Let’s set the scene: swordfish attack Singapura, then part of Nusantara (or the Malay world), before going on to terrorise its inhabitants.

The kingdom is saved only when a young boy comes up with the ingenious plan of lining the beach with banana plant stems to trap the creatures. But instead of being honoured for his deed, the boy is executed by the Maharaja.

Drawn from the classic literature work Sejarah Melayu (Malay Annals), Singapura Dilanggar Todak (The Attack Of The Swordfish) is a familiar story ingrained in our collective consciousness.

Director Loh Kok Man – known for his experimental productions – hopes to take the cautionary tale of power abuse to a larger audience with his Mandarin translation of The Swordfish, Then The Concubine, which plays at Pentas 2, KLPAC from Dec 15 to 18.

Loh’s production will mark the first time the play written (in 2005) by veteran playwright/author Kee Thuan Chye is staged in Malaysia. The Swordfish, Then The Concubine, presented by W!ld Rice, first premiered at the Singapore Theatre Festival in 2008. It was later staged with the same script as the Swordfish + Concubine: The Fall Of Singapura in Singapore in 2011.

The Mandarin adaptation of The Swordfish, Then The Concubine is directed by Loh Kok Man and will be staged at KLPAC from Dec 15-18. Here, the Sultan (Thian, left) wants the Bendahara (Hugh) to follow his orders.

The Sultan (Thian Siew Kim, left) wants the Bendahara (Niko Hugh) to follow his orders.

The play could not have found a better theatre director to bring it to the Malaysian stage.

Loh, 44, the founder and artistic director of Pentas Project, is known for his political work, from a stage adaptation of the classic George Orwell’s anti-totalitarian novel Animal Farm, which he staged in 2008, to Kee’s own 1984 Here And Now earlier this year.

For The Swordfish, Then The Concubine, however, Loh has chosen a more subtle approach, banking instead on the original foundation myths of Singapore to do the politicking. Or as Loh puts it: less agitprop and political posing but more Bangsawan-like wonder, comedy and music.

“I am focusing more on the physicality and play of voice of the characters. The politics, I prefer to leave to the audience. They can read more into the myths and make the link to contemporary society, if they want. Or they can just sit back and enjoy the folk tales.”

‘The politics (of the play), I prefer to leave to the audience,’ says director Loh about his adaptation of The Swordfish, Then The Concubine.

‘The politics (of the play), I prefer to leave to the audience,’ says director Loh Kok Man about his translation of The Swordfish, Then The Concubine.

As written in the script, the play jumps to a generation later when the Maharaja’s son takes over the throne. He creates his own scandal when he breaks the covenant between subject and ruler by publicly executing his concubine on trumped-up charges.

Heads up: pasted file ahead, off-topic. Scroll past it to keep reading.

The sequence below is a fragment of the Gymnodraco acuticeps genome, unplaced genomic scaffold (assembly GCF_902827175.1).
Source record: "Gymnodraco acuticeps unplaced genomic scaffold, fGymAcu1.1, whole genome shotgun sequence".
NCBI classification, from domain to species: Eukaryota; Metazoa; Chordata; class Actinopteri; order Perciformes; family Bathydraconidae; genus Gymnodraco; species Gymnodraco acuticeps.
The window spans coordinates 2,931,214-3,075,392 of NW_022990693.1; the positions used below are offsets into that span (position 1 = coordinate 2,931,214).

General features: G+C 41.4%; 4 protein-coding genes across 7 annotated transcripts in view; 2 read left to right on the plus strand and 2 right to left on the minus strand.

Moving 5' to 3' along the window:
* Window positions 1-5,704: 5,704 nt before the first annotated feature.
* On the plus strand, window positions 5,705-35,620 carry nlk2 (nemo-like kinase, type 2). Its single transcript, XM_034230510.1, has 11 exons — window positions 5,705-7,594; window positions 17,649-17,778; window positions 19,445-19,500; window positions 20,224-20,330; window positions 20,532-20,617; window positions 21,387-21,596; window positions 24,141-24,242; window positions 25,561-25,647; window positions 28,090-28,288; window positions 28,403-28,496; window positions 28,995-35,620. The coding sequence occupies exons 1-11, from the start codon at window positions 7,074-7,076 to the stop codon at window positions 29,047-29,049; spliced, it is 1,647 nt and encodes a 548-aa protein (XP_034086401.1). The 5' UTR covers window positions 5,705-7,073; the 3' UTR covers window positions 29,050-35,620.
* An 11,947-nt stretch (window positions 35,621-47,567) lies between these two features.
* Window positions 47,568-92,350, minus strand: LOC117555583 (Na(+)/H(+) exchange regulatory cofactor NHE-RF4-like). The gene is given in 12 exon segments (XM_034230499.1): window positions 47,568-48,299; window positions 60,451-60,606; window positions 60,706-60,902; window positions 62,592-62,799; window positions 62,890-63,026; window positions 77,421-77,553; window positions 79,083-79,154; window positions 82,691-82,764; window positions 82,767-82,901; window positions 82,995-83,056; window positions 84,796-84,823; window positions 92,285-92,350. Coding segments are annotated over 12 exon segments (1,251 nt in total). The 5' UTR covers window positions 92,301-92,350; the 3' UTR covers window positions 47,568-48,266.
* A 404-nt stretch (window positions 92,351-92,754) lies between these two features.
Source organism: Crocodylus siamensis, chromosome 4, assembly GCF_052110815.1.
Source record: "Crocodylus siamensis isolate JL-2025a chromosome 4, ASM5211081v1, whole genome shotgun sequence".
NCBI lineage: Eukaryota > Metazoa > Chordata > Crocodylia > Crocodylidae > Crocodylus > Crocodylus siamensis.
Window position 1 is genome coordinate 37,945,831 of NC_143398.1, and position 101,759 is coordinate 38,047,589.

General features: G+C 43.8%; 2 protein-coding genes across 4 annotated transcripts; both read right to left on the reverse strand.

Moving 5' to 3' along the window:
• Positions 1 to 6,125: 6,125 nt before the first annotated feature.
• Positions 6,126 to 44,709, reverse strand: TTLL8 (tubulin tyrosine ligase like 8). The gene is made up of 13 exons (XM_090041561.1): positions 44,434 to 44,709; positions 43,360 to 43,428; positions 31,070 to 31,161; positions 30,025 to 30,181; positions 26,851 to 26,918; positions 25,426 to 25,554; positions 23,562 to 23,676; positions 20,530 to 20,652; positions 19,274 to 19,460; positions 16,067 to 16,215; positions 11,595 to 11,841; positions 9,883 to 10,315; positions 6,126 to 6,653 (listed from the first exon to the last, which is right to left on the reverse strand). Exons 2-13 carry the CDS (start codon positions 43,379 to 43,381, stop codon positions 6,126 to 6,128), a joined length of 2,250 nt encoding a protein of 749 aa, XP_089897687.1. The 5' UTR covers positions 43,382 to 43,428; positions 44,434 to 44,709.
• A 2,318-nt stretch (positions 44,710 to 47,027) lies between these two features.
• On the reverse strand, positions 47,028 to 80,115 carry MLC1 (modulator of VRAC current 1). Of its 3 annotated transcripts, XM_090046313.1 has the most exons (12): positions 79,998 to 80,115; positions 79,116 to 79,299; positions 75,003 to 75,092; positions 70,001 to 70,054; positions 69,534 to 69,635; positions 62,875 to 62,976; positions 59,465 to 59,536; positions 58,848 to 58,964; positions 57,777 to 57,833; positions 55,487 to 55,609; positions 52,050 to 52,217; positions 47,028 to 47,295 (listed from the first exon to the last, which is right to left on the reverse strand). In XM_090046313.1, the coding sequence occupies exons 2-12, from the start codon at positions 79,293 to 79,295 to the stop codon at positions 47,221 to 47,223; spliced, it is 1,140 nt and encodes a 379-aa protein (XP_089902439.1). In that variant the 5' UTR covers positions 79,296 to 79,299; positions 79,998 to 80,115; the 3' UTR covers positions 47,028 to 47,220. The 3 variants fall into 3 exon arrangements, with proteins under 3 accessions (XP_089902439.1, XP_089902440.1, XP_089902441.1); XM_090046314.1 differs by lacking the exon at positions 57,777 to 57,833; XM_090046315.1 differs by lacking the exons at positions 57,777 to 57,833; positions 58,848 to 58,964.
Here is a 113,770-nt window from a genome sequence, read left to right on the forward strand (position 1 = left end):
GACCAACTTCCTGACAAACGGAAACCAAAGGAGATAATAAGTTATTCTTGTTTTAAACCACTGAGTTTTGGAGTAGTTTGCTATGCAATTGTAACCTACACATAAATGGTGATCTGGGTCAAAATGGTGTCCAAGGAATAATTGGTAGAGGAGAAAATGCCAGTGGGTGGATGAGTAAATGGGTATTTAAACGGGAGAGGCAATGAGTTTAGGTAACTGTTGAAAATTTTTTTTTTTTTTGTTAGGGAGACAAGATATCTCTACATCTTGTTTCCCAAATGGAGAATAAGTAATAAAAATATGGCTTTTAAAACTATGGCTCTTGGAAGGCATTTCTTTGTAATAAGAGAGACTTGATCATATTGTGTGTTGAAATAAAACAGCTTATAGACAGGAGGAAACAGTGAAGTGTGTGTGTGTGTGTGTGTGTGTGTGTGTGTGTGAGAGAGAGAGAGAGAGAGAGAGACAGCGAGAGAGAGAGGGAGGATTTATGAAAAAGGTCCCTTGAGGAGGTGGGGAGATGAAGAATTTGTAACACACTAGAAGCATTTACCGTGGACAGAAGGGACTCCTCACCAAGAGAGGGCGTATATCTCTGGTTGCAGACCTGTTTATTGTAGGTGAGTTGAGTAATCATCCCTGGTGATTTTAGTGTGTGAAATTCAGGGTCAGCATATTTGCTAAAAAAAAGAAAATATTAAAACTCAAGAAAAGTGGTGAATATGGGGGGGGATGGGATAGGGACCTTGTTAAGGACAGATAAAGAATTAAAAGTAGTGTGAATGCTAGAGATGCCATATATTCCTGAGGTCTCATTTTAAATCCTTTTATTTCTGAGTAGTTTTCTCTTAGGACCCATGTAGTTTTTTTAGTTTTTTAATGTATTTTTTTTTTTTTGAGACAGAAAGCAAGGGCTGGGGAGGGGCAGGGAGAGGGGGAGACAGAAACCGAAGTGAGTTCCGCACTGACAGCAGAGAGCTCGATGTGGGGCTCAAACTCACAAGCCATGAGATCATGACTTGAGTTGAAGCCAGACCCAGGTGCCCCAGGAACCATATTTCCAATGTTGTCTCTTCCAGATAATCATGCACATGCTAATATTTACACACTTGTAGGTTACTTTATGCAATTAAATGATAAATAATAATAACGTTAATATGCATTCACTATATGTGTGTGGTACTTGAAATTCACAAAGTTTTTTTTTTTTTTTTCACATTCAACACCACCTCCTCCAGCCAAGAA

This causes a rift in his court, which betrays him to the Majapahit Empire. Before long a Majapahit armada appears on the horizon, threatening Singapura’s sovereignty.

Hoe Hui Ting takes on two roles – Rapeah and Kesuma – in the play.

Hoe Hui Ting takes on two roles – Rapeah and Kesuma – in the play.

What draws him to the myths and the script is the sociocultural context, says Loh who has directed Uda Dan Dara and Ang Tau Mui (written in Hokkien), among others, in Mandarin.

“I am interested in bringing Malaysian works written in the different Malaysian languages to the stage, especially in Chinese theatre. For The Swordfish, I am particularly excited about infusing the traditional form of the local folk tale with contemporary elements and structures,” he says.

He adds that it is his way of understanding “his society and country more.”

The production, he enthusiastically shares, is also driven by his long-time fixation on Malaysiana.

The original script did not have wayang kulit but Loh has included puppet play – designed by his regular collaborator, multimedia artist Fairuz Sulaiman – in his production. It will, however, be limited to the portrayal of the young boy Hang Nadim.

But in Loh’s signature style, The Swordfish, Then The Concubine promises to be a visual spectacle with extensive play of lighting, animation and multimedia projection.

“You can say it’s a bit rojak – a collage of Malaysian life played to live music (by Orang Orang Drum Theatre).”

Chian as Sang Bupala and Sultan Iskandar’s wife Tun Dara.

Valerie Chian as Sang Bupala and Sultan Iskandar’s wife Tun Dara.

In sharing Loh’s vision, actors Valerie Chian, Thian Siew Kim, Yeo Lyle and Niko Hugh, who will play multiple lead characters in the performance, say they did not find the language and cultural difference a barrier to getting into character.

“The play is very Malaysian and contemporary, so getting into character – largely Malay characters speaking Mandarin – wasn’t difficult. We had to dig deep in our exploration, but I think it only gave our characters more depth,” says Chian.

Thian, who had to reach not only across culture but also gender to play the first Maharaja, agrees.

“For me, the challenge was finding a fresh take on the classic characters and breaking away from stereotypes,” she says.

The question remains though – can the jokes be translated from English to Mandarin, or does the humour get lost in translation?

“Why don’t you come watch for yourself? It was not easy but I think we have most of the humour from the original play intact. Maybe more,” says Loh with a grin.


The Swordfish, Then The Concubine will play at Pentas 2, KLPAC, Sentul Park, Jalan Strachan, off Jalan Sultan Azlan Shah in Kuala Lumpur, Dec 15-18. Shows are at 8.30pm, with additional matinees at 3pm on Dec 17 and 18. Tickets are RM65 (adult) and RM45 (concession). For more info and bookings, call 03-4047 9000 or visit pentasproject.org.